Newspaper headlines: Cipriani's Caroline Flack tribute and schools' debt 'crisis'

Caroline Flack Image copyright Getty Images
Image caption Caroline Flack's ex-boyfriend Danny Cipriani said she was "kind and loving"

Saturday's mix of front pages includes Caroline Flack's ex-boyfriend's tribute to the TV presenter, after she was found dead in her London home last weekend.

The Daily Mirror says rugby union star, Danny Cipriani, fought back tears in an emotional video and revealed the "kind and loving" Love Island host had helped him to deal with his own mental trauma.

In an 18-minute clip posted to Instagram, Cipriani says he confided in Ms Flack about trying to buy a gun so that he could take his own life. That line makes the Daily Star's lead.

The Guardian focuses on Cipriani's pledge to release a voice message he received from Ms Flack.

The "shocking" extent of fragile finances in schools across the country makes the front page of the i. The paper says "damning" Ofsted research suggests 28% of council-run secondary schools are in debt while staff members are struggling with 70-hour weeks.

The government dismisses the report as "unrepresentative".

Amid pictures of the Prince of Wales visiting residents in Pontypridd affected by flooding, the question for many newspapers is: "Where's Boris?"

HuffPostUK accuses the prime minister of adopting a "submarine strategy" during Storm Dennis and notes that he hasn't been seen in public for a week.

Image copyright Getty Images
Image caption Prince Charles visited Pontypridd to meet people affected by recent floods

Janet Street-Porter in the i says he shows no sign of putting on his Hunter boots and wading through Pontypridd.

While the Spectator argues Mr Johnson's absence is part of the general "safety-first" approach taken by Mr Johnson's advisers, who tend to make decisions based on what will cause the least damage and attract the fewest headlines.

For Simon Walters in the Daily Mail, the excuses trotted out by ministers for the prime minister's failure to visit flooded areas are becoming increasingly desperate.

"Never mind [Labour's] Red Wall, Boris," he writes. "What about the Wall of Water that stretches from Yorkshire to South Wales?"

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Media captionBoris Johnson got a frosty reception from flood-hit South Yorkshire residents when he visited in November 2019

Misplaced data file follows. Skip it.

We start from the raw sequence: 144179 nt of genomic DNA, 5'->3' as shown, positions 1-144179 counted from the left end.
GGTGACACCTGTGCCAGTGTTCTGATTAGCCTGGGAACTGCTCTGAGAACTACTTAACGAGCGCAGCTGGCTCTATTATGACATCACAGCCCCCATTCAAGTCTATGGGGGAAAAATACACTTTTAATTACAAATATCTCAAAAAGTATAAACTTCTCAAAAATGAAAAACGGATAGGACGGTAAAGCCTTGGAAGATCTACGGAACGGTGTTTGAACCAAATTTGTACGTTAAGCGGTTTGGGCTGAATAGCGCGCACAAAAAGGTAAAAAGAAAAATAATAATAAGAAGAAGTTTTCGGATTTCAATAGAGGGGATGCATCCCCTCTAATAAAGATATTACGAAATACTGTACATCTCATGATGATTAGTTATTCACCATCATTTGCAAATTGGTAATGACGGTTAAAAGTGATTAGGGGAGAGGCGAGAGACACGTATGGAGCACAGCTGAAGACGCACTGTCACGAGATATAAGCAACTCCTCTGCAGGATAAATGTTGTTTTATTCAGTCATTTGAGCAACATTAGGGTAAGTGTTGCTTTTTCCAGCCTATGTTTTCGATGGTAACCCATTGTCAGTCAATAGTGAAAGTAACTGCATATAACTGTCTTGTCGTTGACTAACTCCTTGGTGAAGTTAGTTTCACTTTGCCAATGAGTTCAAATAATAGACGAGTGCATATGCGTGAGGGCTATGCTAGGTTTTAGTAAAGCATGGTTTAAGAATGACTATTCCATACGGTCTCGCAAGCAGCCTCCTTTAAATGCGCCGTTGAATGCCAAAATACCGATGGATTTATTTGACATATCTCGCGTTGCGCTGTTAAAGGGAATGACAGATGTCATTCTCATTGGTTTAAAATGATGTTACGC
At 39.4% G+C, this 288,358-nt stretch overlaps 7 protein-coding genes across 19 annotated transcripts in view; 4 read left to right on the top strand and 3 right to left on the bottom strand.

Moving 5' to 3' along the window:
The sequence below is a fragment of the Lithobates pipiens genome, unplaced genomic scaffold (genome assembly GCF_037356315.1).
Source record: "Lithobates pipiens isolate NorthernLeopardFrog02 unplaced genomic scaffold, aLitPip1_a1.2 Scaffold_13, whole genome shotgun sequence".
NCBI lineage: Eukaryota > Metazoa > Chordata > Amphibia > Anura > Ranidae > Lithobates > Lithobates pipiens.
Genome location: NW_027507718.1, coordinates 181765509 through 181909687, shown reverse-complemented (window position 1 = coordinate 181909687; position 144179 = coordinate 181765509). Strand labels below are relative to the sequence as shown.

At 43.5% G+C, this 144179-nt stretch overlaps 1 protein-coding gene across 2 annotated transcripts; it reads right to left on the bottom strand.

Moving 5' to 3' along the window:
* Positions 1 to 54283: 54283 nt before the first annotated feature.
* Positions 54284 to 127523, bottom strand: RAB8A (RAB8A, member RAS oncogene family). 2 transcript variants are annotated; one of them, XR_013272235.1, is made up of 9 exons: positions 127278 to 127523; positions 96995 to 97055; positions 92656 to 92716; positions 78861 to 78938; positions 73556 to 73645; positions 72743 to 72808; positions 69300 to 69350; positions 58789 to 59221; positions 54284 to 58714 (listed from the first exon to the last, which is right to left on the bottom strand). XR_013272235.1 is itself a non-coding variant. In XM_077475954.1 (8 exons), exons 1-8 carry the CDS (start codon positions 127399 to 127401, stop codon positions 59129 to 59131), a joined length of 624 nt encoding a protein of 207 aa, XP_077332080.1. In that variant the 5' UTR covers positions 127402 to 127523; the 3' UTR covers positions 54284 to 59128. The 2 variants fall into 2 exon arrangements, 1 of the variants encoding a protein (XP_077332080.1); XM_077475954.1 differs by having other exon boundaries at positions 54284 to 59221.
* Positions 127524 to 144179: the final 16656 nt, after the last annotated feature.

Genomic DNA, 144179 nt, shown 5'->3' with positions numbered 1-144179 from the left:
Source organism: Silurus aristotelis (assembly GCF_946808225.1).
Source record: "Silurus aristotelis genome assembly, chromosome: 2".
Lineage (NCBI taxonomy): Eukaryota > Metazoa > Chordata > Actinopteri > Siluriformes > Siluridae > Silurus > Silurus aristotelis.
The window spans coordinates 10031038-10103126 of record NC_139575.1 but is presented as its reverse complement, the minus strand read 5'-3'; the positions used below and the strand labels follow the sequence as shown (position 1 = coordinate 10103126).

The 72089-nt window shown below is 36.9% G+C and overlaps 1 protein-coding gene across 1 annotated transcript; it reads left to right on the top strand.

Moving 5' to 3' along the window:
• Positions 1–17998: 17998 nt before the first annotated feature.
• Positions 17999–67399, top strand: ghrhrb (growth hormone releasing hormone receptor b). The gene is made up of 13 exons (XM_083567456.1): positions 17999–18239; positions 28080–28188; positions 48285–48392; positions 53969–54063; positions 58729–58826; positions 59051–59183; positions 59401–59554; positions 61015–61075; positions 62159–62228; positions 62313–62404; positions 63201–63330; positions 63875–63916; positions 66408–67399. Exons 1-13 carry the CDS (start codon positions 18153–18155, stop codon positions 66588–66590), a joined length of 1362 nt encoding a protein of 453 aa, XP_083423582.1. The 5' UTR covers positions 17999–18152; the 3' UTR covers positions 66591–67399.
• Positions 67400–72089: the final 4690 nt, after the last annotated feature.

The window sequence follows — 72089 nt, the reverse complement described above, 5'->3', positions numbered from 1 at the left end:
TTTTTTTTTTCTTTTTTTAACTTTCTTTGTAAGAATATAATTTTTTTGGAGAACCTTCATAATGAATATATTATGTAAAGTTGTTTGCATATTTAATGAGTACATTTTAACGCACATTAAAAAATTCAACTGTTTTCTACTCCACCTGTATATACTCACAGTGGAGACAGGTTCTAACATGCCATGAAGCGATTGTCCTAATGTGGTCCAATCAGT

The Daily Telegraph has carried out an investigation into the practice of carbon offsetting - a system under which businesses or individuals can buy credits in areas where trees are planted to compensate for their carbon emissions.

The paper concludes that consumers risk being deceived in a "Wild West" unregulated carbon market.

It has studied projects used for carbon offsetting in two countries where it says there has actually been an increase in deforestation.

The paper also says campaigners have warned that the schemes could be doing more harm than good, as people wrongly think they are cancelling out their environmental impact and therefore do not curb polluting behaviour.

Image copyright Getty Images
Image caption Offsetting schemes include planting trees to balance out or reduce the polluting effect of activities such as aviation

The Mail reports that David Dimbleby has launched a savage attack on Boris Johnson in a German TV interview over his attempt to curb the BBC licence fee.

It says the broadcaster accused him of using the issue to undermine the corporation and avoid having his policies scrutinised.

He is quoted as saying the prime minister's conduct towards the BBC was "childish, peevish and unpleasant". Downing Street has declined to comment on Mr Dimbleby's interview, the paper adds.

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The increase in the price of stamps irks some of the papers.

It is almost as though Royal Mail wants us to send fewer letters and postcards, the Telegraph complains. It says the increase is a vicious circle that means younger people never get the chance of dropping a line by post.

However, the imminent return of blue passports brings more cheer.

For the Sun, they are a "welcome restoration of a powerful symbol of sovereignty".

It says the burgundy documents always rubbed people up the wrong way - and the blue ones are, at last, a real sign that Britain is out of the EU.